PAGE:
Driverless vehicles may be the wave of the future, but what if? What if a system somehow built into our roadway infrastructure could tell those vehicles whether to speed up or slow down as they merge onto Interstate 95, or where to turn off Kirkwood Highway to avoid a traffic jam a half-mile ahead?
An experiment now under way in the University of Delaware’s Mechanical Engineering department is trying to figure out whether such a system might work and, if so, how it might be put together.
It’s serious business, but the work that’s going on in Room 222 of Spencer Lab looks like a lot of fun.
In a 20-by-20-foot floor space, Associate Professor Andreas Malikopoulos and a diverse 30-member team composed of two post-doctoral research associates, 25 graduate and undergraduate UD students and three high schoolers, has created a Scale Smart City, a carefully laid out model that bears at least a passing resemblance to a community like Newark, right down to the large UD logo imprinted in the center of a traffic roundabout. Some 35 battery-powered, computer-guided model cars and trucks equipped with tiny cameras traverse the mini city’s roadways, speeding up or slowing down as they try to keep a safe distance behind the vehicles ahead, stopping at intersections, and taking care to turn left or right only when the path is clear.
“We’re replicating city driving, about 30 miles per hour, using algorithms and trying to even out traffic flows,” Malikopoulos says. Unlike testing by Tesla, Uber and others that are focusing on producing safe autonomous vehicles, this project is seeking a means to control an entire community of vehicles, using computers and sensors to enable vehicles to “communicate with each other so they can avoid conflict,” he says.
“We’re building a super-flexible testing platform,” says Ben Remer, a graduate student who worked on engineering vehicle interiors for Ford before coming to the university last September.
“It’s an eye-catching project … and it’s kind of cool to jump into the future,” Remer says.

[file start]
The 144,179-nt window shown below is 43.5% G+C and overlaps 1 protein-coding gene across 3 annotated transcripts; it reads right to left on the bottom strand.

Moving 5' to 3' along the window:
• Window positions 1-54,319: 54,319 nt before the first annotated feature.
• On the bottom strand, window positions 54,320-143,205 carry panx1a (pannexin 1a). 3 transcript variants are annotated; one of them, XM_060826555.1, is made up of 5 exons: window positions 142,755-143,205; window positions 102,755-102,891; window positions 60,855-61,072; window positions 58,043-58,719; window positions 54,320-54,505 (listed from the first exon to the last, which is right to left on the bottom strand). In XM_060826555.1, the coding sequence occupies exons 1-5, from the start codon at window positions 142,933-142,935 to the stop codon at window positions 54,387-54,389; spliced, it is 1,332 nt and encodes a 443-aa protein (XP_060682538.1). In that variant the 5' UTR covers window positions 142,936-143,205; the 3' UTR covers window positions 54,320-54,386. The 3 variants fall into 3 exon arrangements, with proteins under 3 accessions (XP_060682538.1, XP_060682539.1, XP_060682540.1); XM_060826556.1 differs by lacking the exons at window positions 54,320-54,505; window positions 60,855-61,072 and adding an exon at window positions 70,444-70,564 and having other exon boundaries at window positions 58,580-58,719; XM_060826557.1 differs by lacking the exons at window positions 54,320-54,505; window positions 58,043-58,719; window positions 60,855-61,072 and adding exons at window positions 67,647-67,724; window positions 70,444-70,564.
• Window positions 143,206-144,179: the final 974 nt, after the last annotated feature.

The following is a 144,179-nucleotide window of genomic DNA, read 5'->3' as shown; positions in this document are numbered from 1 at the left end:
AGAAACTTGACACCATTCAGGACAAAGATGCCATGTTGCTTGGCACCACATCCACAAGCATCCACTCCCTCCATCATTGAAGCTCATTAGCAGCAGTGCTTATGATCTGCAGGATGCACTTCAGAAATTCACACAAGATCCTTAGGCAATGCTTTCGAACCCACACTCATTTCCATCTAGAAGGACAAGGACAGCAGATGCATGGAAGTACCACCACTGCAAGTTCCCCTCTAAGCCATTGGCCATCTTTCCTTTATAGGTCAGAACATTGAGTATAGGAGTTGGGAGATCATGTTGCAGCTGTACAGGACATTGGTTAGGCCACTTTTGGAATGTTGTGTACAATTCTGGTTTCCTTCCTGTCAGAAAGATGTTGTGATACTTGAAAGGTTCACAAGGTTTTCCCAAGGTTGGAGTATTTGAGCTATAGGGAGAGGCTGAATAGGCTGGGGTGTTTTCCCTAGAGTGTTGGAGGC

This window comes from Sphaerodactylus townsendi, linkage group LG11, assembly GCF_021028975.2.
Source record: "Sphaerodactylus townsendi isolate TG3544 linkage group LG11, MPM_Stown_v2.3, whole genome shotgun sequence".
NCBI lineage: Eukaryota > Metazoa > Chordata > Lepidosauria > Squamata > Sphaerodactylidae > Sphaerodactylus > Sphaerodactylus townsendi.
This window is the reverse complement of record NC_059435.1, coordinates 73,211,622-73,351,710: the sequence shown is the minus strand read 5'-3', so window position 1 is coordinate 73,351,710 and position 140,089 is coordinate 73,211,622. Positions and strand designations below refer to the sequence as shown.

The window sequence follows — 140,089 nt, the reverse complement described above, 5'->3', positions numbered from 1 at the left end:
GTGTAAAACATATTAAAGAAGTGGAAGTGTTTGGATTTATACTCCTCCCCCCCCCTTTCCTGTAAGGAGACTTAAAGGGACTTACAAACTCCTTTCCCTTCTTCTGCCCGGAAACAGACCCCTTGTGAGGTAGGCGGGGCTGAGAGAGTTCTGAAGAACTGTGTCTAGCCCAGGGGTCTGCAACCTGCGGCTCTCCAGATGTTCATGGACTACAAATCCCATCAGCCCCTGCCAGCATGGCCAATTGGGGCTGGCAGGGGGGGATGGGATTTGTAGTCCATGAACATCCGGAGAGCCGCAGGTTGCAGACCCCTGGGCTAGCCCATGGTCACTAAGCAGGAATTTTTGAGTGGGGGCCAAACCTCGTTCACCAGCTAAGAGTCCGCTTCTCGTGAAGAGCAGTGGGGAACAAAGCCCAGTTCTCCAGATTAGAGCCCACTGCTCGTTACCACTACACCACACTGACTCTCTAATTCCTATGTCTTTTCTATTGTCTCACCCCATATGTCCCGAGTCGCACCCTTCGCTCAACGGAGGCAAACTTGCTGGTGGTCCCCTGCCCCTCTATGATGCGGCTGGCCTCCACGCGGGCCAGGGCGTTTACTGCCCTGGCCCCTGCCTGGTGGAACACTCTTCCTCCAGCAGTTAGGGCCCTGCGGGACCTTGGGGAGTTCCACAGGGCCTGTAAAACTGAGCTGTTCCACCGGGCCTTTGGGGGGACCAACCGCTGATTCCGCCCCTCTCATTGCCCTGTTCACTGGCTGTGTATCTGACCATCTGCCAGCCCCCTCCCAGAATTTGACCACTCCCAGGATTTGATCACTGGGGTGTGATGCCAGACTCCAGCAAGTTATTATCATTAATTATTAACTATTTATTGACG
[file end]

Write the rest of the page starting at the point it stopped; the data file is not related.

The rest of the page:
More importantly, he’s enthused by the potential magnitude of the project. “Working on an autonomous vehicle improves safety only,” he says. Studying the interconnected behavior of multiple vehicles raises the stakes – opening new paths to increasing energy efficiency while reducing both pollution and transportation times.
The testing must begin at the micro level – hence, the Smart Cities project. But the next step, advancing to the use of real vehicles in a controlled environment, perhaps on the university’s developing STAR Campus, might be only a year or so away, Malikopoulos says.
Those details remain to be worked out, but the university is already in talks with the Delaware Department of Transportation on how to move the project forward, he says.
Watching the model cars maneuver on the scaled-down roadway gives a sense of what is possible, but team members know it will take much more to make it a reality.
Before putting a system like this on the road, “industry standards need to be developed,” Remer says. And, after that, some sort of infrastructure would have to be installed, and that might well require an extensive network of computerized sensors and monitors plus some form of electronic communicator that could send messages to all the vehicles linked to the network.
“We’re at the bleeding edge. We’re not at the cutting edge yet. We’re still trying to understand the lay of the land,” says Dimitris Assanis, one of the two postdoctoral students working on the project. “Looking 20 or 30 years down the road, can we eliminate traffic light and stop signs? The beauty of this research [in a university setting] is that we don’t have to solve the problem in two or three years because we have to answer to our [corporate] investors.”